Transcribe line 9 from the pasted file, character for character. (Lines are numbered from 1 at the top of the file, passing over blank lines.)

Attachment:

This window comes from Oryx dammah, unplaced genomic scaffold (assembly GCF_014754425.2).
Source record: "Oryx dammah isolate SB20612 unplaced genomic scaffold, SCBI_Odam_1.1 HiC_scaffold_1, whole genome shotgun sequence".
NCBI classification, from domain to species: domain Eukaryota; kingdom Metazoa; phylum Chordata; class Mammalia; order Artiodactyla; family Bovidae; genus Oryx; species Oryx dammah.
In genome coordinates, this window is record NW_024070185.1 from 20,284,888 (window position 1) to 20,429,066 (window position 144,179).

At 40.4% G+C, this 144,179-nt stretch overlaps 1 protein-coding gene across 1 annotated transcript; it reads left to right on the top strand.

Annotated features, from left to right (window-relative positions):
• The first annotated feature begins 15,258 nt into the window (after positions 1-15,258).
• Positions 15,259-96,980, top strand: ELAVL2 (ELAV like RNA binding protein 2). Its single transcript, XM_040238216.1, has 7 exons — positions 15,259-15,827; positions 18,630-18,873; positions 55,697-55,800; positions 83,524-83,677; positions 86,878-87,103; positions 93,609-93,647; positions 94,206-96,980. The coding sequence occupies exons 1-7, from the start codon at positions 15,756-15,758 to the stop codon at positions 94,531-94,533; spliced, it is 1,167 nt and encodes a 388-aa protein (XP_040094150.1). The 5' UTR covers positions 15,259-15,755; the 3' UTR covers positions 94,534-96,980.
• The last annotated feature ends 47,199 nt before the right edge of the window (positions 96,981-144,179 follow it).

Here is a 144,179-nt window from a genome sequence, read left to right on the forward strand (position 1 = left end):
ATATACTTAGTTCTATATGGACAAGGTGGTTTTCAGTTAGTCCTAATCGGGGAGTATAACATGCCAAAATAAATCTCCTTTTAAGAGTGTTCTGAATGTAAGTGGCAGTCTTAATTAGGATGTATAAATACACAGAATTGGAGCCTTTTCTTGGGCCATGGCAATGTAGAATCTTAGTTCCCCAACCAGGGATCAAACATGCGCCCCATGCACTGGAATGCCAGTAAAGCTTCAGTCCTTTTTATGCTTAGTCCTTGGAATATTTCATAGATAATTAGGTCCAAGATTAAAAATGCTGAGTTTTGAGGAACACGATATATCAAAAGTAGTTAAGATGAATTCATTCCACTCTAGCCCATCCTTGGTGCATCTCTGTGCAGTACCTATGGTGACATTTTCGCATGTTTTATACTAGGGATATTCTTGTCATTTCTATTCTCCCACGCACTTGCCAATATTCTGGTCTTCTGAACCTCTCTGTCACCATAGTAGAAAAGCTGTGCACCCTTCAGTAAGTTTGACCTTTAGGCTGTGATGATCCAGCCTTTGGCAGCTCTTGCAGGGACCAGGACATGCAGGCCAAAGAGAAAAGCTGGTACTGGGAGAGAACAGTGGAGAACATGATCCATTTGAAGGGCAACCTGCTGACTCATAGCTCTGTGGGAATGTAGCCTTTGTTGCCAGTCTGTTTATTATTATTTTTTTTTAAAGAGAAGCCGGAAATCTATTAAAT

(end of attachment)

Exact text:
• The last annotated feature ends 47,199 nt before the right edge of the window (positions 96,981-144,179 follow it).